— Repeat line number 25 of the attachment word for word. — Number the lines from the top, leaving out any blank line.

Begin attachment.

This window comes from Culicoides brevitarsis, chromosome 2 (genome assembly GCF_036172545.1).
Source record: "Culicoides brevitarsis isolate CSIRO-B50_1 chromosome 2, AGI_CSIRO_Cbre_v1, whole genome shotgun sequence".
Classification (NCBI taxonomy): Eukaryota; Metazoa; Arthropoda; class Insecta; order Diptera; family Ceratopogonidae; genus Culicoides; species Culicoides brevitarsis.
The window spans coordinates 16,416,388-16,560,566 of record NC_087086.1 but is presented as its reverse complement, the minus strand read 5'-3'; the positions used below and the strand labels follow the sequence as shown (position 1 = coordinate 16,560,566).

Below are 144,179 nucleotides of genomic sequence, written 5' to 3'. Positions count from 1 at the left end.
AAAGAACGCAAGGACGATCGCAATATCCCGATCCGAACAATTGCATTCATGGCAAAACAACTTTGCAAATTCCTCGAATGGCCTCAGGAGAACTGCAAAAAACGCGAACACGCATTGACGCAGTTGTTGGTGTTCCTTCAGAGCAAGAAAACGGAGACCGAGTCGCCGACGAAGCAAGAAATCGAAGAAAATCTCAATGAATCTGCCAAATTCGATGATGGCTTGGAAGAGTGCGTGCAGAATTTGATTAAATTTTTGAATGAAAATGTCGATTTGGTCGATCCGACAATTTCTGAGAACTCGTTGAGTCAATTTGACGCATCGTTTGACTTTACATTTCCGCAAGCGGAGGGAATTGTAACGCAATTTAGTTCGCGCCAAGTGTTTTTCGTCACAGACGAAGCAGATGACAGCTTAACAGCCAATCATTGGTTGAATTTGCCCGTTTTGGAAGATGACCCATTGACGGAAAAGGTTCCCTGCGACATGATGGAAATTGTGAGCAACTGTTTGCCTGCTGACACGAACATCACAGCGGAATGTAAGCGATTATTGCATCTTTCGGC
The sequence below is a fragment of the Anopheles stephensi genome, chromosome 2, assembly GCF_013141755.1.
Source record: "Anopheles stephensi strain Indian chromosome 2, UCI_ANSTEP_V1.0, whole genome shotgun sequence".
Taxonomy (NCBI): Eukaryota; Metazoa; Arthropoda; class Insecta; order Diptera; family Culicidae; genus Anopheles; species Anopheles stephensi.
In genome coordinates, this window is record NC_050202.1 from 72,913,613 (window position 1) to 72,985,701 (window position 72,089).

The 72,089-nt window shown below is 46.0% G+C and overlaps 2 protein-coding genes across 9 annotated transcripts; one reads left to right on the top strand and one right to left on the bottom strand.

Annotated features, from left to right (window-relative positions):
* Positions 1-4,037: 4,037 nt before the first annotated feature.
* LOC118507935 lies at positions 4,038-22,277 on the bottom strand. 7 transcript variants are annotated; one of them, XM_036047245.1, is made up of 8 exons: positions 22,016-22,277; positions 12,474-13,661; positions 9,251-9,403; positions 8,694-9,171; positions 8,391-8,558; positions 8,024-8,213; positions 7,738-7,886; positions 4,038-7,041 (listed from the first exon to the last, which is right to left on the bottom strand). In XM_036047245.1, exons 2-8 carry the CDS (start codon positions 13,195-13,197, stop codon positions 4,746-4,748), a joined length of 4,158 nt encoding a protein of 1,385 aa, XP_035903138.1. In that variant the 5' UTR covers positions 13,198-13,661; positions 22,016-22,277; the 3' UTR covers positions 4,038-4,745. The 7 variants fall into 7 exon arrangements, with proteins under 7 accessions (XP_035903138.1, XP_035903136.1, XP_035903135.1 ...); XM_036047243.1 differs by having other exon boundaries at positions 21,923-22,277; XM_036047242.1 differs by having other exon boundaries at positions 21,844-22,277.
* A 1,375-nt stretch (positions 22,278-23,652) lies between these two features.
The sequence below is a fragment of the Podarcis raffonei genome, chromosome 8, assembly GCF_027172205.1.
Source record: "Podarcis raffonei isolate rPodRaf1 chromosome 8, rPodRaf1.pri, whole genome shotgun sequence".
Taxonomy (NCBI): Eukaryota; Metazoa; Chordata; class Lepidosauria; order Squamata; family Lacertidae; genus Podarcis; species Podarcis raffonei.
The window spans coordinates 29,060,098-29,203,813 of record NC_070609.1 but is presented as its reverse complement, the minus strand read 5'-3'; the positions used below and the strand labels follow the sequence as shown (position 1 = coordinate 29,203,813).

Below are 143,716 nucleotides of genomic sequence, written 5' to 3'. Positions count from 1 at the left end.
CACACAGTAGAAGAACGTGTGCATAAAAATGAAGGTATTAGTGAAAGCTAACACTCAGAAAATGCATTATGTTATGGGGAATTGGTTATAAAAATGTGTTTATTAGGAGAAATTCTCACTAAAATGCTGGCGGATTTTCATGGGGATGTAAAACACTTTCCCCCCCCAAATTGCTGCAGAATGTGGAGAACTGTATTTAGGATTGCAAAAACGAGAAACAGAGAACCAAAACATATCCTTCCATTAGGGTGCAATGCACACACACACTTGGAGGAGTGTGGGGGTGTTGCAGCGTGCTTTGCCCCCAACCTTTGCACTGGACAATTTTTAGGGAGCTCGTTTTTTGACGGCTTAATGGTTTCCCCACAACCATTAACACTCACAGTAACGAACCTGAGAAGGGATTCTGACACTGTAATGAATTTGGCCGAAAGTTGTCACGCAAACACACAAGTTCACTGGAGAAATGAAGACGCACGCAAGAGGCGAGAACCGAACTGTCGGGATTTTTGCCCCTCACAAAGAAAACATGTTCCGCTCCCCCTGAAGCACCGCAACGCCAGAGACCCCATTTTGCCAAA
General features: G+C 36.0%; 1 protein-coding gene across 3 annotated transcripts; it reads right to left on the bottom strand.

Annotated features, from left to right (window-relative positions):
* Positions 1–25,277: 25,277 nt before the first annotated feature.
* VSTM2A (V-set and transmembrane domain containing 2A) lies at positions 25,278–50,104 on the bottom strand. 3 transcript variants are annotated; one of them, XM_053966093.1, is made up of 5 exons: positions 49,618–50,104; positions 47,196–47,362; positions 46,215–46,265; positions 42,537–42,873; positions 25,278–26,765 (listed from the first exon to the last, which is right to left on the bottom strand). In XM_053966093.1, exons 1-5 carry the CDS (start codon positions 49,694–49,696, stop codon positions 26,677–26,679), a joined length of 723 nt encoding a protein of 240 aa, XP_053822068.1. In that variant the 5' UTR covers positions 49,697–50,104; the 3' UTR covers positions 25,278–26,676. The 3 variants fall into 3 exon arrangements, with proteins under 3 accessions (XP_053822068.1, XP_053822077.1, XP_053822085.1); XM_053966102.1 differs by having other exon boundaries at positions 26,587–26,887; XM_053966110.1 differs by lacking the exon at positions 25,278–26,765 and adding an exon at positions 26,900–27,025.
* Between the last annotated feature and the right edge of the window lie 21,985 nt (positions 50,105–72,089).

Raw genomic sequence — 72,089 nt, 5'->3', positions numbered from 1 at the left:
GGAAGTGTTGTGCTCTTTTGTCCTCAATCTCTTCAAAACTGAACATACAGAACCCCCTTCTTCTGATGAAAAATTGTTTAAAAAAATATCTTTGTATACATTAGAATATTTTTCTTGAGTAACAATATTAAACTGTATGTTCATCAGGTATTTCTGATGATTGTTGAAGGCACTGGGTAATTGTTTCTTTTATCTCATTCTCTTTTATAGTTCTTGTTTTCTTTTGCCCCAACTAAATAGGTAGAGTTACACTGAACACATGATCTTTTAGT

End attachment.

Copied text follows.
* VSTM2A (V-set and transmembrane domain containing 2A) lies at positions 25,278–50,104 on the bottom strand. 3 transcript variants are annotated; one of them, XM_053966093.1, is made up of 5 exons: positions 49,618–50,104; positions 47,196–47,362; positions 46,215–46,265; positions 42,537–42,873; positions 25,278–26,765 (listed from the first exon to the last, which is right to left on the bottom strand). In XM_053966093.1, exons 1-5 carry the CDS (start codon positions 49,694–49,696, stop codon positions 26,677–26,679), a joined length of 723 nt encoding a protein of 240 aa, XP_053822068.1. In that variant the 5' UTR covers positions 49,697–50,104; the 3' UTR covers positions 25,278–26,676. The 3 variants fall into 3 exon arrangements, with proteins under 3 accessions (XP_053822068.1, XP_053822077.1, XP_053822085.1); XM_053966102.1 differs by having other exon boundaries at positions 26,587–26,887; XM_053966110.1 differs by lacking the exon at positions 25,278–26,765 and adding an exon at positions 26,900–27,025.